India continues to suffer due to TB: WHO

The budget envelope for TB in India was substantially increased in 2017 to $525 million, almost double the level of 2016

GN Bureau | November 3, 2017


#World Health Organisation   #TB   #Tuberculosis   #Health  
Representational image
Representational image

India has one of the highest numbers of TB cases in the world, a World Health Organisation (WHO) report has said.

An estimated 10.4 million people fell ill with TB in 2016: 90% were adults, 65% were male, 10% were people living with HIV (74% in Africa) and 56% were in five countries: India, Indonesia, China, the Philippines and Pakistan, the report said.

The latest picture is one of a still high burden of disease, and progress that is not fast enough to reach targets or to make major headway in closing persistent gaps. TB is the ninth leading cause of death worldwide and the leading cause from a single infectious agent, ranking above HIV/AIDS. In 2016, there were an estimated 1.3 million TB deaths among HIV-negative people (down from 1.7 million in 2000) and an additional 374 000 deaths among HIV-positive people.

“An estimated 10.4 million people fell ill with TB in 2016: 90% were adults, 65% were male, 10% were people living with HIV (74% in Africa) and 56% were in five countries: India, Indonesia, China, the Philippines and Pakistan.3 Drug-resistant TB is a continuing threat. In 2016, there were 600 000 new cases with resistance to rifampicin (RRTB), the most efective first-line drug, of which 490 000 had multidrug-resistant TB (MDR-TB). Almost half (47%) of these cases were in India, China and the Russian Federation,” said the Global Tuberculosis Report 2017.

Globally, the TB mortality rate is falling at about 3% per year. TB incidence is falling at about 2% per year and 16% of TB cases die from the disease; by 2020, these figures need to improve to 4–5% per year and 10%, respectively, to reach the first (2020) milestones of the End TB Strategy. Most deaths from TB could be prevented with early diagnosis and appropriate treatment. Millions of people are diagnosed and successfully treated for TB each year, averting millions of deaths (53 million 2000–2016), but there are still large gaps in detection and treatment.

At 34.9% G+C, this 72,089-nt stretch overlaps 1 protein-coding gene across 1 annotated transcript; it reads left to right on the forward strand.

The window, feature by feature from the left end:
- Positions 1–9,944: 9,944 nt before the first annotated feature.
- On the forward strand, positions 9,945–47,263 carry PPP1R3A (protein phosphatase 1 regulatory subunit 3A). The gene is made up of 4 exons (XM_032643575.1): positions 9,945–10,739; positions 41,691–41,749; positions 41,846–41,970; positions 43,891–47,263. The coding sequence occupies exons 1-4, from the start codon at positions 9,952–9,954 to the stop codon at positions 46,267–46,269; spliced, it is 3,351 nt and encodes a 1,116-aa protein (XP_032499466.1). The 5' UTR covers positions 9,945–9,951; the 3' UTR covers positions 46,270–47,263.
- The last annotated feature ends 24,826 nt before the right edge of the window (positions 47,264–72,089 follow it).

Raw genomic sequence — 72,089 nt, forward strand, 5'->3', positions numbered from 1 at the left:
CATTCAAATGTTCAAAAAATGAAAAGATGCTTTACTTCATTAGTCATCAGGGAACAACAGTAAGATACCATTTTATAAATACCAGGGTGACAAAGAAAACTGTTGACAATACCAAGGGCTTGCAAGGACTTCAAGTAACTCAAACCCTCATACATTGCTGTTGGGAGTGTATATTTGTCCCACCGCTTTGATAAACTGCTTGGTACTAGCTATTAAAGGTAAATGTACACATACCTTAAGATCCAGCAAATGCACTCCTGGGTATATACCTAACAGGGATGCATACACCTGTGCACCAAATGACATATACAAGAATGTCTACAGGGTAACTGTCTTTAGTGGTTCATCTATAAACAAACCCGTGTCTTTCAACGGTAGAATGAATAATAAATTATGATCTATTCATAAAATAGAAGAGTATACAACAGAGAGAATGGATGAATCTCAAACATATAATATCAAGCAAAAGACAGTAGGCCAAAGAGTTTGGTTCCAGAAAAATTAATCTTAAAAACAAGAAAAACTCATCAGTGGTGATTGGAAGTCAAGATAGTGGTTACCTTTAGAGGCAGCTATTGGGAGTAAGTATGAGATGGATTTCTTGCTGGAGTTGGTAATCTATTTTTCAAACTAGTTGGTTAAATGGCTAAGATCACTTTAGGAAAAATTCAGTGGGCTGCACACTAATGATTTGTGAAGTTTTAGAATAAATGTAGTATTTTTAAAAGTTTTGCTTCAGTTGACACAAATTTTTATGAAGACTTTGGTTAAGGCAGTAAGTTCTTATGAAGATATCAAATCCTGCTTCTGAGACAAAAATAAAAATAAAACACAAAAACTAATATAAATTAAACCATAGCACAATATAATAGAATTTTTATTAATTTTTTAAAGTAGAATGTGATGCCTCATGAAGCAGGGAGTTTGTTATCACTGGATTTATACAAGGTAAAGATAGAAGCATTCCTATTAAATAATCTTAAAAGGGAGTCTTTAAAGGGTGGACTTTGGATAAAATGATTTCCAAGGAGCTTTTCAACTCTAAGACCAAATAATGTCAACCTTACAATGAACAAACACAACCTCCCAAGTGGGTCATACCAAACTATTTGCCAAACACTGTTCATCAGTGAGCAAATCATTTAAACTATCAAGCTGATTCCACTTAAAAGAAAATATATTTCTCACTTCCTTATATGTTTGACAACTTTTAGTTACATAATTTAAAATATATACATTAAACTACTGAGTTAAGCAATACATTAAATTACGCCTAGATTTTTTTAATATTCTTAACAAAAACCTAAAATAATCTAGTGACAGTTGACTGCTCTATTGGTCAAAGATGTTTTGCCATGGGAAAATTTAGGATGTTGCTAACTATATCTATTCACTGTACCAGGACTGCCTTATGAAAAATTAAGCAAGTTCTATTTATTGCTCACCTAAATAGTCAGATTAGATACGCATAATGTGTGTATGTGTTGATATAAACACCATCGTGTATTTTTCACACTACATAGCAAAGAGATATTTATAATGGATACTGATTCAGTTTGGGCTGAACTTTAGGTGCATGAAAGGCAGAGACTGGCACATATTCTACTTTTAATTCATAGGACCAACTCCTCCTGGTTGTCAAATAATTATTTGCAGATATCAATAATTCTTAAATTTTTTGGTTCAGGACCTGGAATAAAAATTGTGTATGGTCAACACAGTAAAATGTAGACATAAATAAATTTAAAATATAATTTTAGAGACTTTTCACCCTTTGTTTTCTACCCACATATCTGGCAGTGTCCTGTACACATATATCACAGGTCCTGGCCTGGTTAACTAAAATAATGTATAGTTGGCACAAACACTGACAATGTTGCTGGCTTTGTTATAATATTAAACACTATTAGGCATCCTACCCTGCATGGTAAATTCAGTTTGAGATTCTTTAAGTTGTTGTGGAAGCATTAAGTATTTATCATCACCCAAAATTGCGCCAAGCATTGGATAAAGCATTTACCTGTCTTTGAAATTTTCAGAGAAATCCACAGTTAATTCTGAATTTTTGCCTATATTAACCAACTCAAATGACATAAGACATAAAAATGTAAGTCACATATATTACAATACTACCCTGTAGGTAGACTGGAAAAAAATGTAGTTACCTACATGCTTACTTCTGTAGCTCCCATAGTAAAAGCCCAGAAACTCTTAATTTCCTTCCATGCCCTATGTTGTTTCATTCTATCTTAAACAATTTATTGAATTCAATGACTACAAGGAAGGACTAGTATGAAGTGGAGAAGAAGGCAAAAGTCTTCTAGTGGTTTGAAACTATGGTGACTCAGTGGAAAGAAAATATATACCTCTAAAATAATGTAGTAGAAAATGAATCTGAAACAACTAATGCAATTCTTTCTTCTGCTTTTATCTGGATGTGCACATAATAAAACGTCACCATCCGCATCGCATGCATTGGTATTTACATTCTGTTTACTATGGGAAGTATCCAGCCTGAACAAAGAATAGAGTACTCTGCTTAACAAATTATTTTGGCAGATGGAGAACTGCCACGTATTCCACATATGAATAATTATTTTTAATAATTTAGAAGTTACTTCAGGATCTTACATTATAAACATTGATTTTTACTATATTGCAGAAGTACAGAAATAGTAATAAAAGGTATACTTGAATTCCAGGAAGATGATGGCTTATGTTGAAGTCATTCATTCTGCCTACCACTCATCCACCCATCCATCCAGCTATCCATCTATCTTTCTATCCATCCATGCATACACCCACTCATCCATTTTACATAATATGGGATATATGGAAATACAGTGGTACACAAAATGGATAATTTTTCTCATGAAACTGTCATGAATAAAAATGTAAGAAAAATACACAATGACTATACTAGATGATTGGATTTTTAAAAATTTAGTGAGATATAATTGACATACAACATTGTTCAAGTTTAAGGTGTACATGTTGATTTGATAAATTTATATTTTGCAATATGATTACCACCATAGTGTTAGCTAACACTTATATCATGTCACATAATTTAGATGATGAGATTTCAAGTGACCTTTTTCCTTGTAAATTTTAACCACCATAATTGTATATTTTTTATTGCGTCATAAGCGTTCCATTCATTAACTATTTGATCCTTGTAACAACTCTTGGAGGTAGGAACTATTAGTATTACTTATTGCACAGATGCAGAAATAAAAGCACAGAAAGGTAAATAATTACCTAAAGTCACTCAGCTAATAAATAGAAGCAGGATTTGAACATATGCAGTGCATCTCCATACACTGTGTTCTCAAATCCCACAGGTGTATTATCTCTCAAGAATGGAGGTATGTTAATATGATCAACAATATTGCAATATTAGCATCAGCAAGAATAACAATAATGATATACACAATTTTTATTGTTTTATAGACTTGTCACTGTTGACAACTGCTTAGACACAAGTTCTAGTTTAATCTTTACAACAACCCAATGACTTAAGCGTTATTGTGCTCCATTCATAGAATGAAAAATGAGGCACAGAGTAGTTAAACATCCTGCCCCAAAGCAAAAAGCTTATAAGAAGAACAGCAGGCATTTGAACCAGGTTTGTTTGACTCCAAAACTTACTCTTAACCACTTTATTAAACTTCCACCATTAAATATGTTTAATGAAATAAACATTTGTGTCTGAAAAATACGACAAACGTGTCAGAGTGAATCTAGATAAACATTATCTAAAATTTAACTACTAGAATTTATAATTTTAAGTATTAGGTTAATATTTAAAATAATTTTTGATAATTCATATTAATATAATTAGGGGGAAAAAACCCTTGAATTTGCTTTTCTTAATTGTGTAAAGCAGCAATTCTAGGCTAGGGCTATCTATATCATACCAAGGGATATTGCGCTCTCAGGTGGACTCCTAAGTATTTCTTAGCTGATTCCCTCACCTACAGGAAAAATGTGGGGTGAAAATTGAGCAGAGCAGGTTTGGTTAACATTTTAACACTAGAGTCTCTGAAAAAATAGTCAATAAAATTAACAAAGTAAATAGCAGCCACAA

Read: How caregivers are falling prey to Tuberculosis

In 2016, 6.3 million new cases of TB were reported (up from 6.1 million in 2015), equivalent to 61% of the estimated incidence of 10.4 million; the latest treatment outcome data show a global treatment success rate of 83%, similar to recent years. There were 476 774 reported cases of HIV-positive TB (46% of the estimated

incidence), of whom 85% were on antiretroviral therapy (ART). A total of 129 689 people were started on treatment for drug-resistant TB, a small increase from 125 629 in 2015 but only 22% of the estimated incidence; treatment success remains low, at 54% globally. Making large inroads into these gaps requires progress in a particular subset of high TB burden countries.

The report went on to say that ten countries accounted for 76% of the total gap between TB incidence and reported cases; the top three were India (25%), Indonesia (16%) and Nigeria (8%).

Ten countries accounted for 75% of the incidence-treatment enrolment gap for drug-resistant TB; India and China accounted for 39% of the global gap.6 Most of the gaps related to HIV-associated TB were in the WHO African Region. TB preventive treatment is expanding, especially in the two priority risk groups of people living with HIV and children under 5. However, most people eligible for TB preventive treatment are not accessing it. Financing for TB care and prevention has been increasing for more than 10 years, but funding gaps still exist ($2.3 billion in 2017).

Total health spending also falls short of the resources needed to achieve universal health coverage. Closing these gaps requires more resources from both domestic sources (especially in middle-income countries) and international donors (especially in low-income countries). Broader influences on the TB epidemic include levels of poverty, HIV infection, undernutrition and smoking, said the report.

About 82% of TB deaths among HIV-negative people occurred in the WHO African Region and the WHO South-East Asia Region in 2016; these regions accounted for 85% of the combined total of TB deaths in HIV-negative and HIV-positive people. India accounted for 33% of global TB deaths among HIV-negative people, and for 26% of the combined total of TB deaths in HIV-negative and HIV-positive people.

India stood out as a country in which the budget envelope for TB was substantially increased in 2017 (to US$ 525 million, almost double the level of 2016), following political commitment from the Prime Minister to the goal of ending TB by 2025. The budget is fully funded, including US$ 387 million (74%) from domestic sources (triple the amount of US$ 124 million in 2016) and the remainder (26%) from international donor sources.

In India, multiple sources of evidence from surveys and surveillance show large underreporting of detected TB cases, especially in the private sector, the report said.

Read: When TB numbers go out of count 

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